Abstract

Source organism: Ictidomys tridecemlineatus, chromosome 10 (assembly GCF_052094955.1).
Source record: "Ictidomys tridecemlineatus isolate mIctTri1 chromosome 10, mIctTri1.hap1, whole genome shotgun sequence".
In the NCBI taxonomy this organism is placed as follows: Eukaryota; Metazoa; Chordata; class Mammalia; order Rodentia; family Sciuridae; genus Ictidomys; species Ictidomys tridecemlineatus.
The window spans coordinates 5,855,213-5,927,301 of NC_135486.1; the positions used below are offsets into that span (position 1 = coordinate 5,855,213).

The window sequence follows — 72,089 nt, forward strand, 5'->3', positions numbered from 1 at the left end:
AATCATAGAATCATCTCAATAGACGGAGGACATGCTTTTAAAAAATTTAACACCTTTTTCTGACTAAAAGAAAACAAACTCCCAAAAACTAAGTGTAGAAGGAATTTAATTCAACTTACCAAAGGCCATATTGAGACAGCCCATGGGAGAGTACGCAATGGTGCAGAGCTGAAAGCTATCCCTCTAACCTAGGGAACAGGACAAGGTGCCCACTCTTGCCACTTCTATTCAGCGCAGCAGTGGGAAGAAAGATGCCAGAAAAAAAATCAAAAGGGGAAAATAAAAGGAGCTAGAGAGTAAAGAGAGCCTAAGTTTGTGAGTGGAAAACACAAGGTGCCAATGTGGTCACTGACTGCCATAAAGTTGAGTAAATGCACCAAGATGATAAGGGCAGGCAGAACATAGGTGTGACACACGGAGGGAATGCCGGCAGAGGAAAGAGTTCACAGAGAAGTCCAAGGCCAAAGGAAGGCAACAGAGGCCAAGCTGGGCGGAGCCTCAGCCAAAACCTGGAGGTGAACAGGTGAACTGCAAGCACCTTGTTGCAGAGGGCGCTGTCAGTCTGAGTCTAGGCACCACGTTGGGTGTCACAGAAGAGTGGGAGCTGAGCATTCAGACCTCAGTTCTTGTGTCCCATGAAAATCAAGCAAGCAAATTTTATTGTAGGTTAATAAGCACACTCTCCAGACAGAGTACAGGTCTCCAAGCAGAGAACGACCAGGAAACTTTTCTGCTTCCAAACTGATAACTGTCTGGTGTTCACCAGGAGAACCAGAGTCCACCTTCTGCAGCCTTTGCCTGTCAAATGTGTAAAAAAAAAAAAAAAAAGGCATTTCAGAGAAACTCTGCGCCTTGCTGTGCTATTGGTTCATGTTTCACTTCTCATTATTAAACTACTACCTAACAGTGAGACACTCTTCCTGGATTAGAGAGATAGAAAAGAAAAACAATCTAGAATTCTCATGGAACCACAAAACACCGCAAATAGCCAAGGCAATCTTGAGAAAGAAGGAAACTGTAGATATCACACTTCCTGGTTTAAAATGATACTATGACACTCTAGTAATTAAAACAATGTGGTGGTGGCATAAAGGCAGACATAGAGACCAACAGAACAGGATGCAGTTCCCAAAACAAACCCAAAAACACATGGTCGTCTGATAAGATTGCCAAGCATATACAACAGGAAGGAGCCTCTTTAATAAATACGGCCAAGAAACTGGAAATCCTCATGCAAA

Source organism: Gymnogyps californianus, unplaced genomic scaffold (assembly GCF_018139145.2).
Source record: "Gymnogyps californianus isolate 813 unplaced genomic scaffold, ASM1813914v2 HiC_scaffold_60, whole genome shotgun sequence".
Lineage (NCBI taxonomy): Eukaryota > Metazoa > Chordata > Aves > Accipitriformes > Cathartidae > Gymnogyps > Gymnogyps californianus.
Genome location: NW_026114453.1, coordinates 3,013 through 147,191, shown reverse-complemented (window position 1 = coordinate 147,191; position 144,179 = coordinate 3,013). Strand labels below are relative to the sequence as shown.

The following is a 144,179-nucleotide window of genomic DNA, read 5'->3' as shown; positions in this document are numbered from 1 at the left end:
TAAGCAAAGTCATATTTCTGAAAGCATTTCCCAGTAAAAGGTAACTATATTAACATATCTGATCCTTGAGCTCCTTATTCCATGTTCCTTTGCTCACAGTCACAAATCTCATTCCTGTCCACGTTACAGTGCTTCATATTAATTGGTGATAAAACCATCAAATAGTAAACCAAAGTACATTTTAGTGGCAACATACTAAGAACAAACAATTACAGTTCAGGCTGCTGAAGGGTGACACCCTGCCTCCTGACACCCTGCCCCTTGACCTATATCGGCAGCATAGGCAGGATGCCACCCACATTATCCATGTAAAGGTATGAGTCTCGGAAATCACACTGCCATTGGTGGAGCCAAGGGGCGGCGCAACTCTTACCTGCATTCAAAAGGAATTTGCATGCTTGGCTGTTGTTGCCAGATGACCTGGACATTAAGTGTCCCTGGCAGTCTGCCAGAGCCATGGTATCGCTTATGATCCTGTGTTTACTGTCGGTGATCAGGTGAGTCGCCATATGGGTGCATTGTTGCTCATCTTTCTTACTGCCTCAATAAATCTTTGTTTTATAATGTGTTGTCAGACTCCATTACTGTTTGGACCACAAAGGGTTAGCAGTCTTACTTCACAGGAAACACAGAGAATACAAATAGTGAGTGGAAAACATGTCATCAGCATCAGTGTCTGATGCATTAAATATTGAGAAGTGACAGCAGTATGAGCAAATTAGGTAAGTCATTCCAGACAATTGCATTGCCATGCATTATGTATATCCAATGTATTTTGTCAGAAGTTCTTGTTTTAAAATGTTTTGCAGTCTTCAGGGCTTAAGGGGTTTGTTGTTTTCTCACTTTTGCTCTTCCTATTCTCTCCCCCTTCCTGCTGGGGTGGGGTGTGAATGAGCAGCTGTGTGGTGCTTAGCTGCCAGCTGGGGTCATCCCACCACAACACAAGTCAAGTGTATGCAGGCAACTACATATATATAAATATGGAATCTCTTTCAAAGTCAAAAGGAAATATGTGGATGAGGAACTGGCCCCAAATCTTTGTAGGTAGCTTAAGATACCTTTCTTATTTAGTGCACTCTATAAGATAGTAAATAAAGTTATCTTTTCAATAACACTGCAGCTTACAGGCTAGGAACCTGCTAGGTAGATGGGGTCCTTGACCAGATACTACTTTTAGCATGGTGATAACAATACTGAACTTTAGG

In cross-cultural interaction in medical settings, there is great potential for miscommunication. This potential is increased when the language proficiency of one of the interactants is low. In the data presented here of such interaction, however, the instances of miscommunication are quickly resolved and communication proceeds. Three sources of communicative success are suggested. Most important is the ability of both parties to draw contextually triggered inferences which provide a basis for (1) making perceptual contributions and (2) using communication strategies. These inferencing abilities and communication strategies are guided by the expectation of and search for relevance (Sperber and Wilson 1995) which allows interaction to proceed. A third source of success is the professional knowledge and skill of the interactants which not only enable interaction to proceed but to do so toward professional goals. The implications of these findings contribute to our understanding of models of intentional communication.

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